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Carcinogenesis. 2018 Nov 14. doi: 10.1093/carcin/bgy137. [Epub ahead of print]

Monospecies and polymicrobial biofilms differentially regulate the phenotype of genotype-specific oral cancer cells.

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Oral Health Cooperative Research Centre, Melbourne Dental School, The University of Melbourne, Carlton, Victoria, Australia.
Department of Fundamental Dental and Medical Sciences, Kulliyyah of Dentistry, International Islamic University Malaysia, Kuantan, Pahang, Malaysia.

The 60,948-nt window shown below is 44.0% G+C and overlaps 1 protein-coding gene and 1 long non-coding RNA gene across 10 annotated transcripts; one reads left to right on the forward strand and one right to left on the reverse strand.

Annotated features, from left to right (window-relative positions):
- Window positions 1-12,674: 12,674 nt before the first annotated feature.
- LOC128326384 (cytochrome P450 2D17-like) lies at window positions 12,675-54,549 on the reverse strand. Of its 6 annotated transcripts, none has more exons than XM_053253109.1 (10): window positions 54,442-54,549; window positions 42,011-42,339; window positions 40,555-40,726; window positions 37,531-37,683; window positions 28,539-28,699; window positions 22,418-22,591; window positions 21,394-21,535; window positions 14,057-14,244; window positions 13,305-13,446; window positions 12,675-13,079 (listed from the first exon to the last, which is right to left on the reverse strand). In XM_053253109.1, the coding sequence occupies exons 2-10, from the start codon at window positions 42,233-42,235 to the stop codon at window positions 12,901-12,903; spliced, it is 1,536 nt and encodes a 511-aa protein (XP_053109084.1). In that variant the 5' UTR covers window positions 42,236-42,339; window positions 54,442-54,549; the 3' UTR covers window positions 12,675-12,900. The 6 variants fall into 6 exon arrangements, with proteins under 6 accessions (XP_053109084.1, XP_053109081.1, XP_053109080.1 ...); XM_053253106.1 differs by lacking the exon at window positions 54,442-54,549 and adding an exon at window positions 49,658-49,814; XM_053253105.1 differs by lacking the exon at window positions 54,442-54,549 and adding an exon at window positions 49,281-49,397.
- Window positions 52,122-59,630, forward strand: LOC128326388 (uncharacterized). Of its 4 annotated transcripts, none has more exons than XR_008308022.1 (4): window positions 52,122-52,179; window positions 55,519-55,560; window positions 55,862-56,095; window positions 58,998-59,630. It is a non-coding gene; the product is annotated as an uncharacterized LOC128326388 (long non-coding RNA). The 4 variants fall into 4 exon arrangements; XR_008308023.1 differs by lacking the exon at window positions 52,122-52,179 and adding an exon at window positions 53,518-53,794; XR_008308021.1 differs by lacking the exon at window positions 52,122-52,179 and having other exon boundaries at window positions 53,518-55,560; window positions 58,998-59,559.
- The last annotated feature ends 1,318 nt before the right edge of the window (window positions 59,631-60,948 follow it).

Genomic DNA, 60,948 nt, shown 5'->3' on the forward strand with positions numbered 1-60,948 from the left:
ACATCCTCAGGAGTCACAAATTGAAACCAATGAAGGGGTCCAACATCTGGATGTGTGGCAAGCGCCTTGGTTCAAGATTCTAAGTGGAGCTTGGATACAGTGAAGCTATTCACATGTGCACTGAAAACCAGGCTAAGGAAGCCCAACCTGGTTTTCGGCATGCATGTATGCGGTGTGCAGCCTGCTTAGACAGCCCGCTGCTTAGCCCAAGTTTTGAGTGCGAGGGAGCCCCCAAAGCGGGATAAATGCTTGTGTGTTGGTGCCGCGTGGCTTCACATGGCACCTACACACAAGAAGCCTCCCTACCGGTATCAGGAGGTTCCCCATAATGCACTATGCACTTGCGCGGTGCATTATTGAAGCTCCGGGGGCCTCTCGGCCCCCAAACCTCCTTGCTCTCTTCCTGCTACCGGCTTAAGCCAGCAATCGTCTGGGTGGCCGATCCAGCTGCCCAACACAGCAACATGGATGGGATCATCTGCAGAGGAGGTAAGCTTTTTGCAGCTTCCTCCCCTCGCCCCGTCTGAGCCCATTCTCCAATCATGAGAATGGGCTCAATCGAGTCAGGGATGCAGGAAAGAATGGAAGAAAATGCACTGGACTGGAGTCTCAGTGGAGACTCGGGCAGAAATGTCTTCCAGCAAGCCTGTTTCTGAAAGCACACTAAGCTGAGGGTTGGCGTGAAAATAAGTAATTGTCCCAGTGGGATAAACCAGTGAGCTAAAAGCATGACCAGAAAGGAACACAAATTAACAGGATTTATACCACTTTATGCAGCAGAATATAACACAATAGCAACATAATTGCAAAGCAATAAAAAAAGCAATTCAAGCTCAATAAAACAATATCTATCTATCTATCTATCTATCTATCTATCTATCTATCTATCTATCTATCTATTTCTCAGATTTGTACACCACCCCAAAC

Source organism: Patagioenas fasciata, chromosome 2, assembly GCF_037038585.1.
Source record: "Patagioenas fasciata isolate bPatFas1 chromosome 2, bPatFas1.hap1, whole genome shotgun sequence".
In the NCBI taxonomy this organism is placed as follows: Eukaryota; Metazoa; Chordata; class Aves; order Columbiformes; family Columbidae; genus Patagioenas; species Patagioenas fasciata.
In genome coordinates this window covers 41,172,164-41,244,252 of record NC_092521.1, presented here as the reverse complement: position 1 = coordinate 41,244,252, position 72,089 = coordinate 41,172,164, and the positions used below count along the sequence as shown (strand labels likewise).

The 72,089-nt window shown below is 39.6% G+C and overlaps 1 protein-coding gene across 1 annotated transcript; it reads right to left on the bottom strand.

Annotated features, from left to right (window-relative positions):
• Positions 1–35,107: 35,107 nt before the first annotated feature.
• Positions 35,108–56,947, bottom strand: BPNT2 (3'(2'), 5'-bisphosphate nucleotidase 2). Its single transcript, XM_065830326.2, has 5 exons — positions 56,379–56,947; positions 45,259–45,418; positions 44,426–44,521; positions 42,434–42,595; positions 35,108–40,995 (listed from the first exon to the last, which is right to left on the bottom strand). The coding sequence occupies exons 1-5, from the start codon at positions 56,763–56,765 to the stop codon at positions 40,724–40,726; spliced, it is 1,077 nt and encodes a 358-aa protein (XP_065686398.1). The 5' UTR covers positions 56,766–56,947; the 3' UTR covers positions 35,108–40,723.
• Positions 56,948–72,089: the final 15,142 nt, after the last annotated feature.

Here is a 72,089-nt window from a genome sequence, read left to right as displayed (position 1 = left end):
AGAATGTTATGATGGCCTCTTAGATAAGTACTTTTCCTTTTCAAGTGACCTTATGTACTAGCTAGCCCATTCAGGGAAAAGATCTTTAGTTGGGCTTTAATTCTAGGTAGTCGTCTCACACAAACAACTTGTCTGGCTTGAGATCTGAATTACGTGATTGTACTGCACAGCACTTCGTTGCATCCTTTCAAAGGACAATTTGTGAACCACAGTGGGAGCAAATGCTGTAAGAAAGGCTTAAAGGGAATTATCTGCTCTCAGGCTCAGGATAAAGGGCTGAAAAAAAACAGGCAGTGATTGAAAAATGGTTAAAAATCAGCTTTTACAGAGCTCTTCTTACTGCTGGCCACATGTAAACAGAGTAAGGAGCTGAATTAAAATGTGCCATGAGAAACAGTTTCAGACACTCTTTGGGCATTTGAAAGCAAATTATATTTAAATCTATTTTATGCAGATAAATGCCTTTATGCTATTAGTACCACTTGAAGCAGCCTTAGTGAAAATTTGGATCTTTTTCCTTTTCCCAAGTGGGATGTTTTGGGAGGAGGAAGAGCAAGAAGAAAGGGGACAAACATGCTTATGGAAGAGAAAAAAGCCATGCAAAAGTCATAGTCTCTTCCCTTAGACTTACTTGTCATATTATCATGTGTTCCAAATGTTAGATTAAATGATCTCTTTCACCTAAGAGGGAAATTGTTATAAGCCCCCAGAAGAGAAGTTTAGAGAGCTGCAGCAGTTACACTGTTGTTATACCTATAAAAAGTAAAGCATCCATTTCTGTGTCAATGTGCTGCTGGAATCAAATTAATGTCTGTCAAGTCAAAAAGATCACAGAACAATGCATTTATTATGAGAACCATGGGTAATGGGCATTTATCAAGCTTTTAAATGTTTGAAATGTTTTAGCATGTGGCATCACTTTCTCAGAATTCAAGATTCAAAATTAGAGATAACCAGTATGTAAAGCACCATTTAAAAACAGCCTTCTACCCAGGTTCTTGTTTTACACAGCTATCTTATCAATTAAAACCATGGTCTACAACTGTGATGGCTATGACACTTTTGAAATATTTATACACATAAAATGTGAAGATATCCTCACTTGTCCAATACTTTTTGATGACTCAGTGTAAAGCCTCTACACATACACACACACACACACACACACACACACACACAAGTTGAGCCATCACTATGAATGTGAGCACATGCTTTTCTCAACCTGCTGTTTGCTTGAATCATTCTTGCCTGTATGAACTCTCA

Microbial infection has been shown to involve in oral carcinogenesis; however, the underlying mechanisms remain poorly understood. The present study aimed to characterize the growth of oral microorganisms as both monospecies and polymicrobial biofilms and determine the effects of their products on oral keratinocytes. Candida albicans (ALC3), Actinomyces naeslundii (AN) and Streptococcus mutans (SM) biofilms or a combination of these (TRI) were grown in flow-cell system for 24 h. The biofilms were subjected to fluorescent in situ hybridization using species-specific probes and analysed using confocal laser scanning microscopy. The effluent derived from each biofilm was collected and incubated with malignant (H357) and normal (OKF6) oral keratinocytes to assess extracellular matrix adhesion, epithelial-mesenchymal transition (EMT) and cytokines expression. Incubation of OKF6 with ALC3 and TRI effluent significantly decreased adhesion of the oral keratinocyte to collagen I, whereas incubation of H357 with similar effluent increased adhesion of the oral keratinocyte to laminin I, significantly when compared with incubation with artificial saliva containing serum-free medium (NE; P < 0.05). In OKF6, changes in E-cadherin and vimentin expression were not consistent with EMT although there was evidence of a mesenchymal to epithelial transition in malignant oral keratinocytes incubated with AN and SM effluent. A significant increase of pro-inflammatory cytokines expression, particularly interleukin (IL)-6 and IL-8, was observed when H357 was incubated with all biofilm effluents after 2- and 24-h incubation when compared with NE (P < 0.05). In conclusion, C.albicans, A.naeslundii and S.mutans form polymicrobial biofilms which differentially modulate malignant phenotype of oral keratinocytes.


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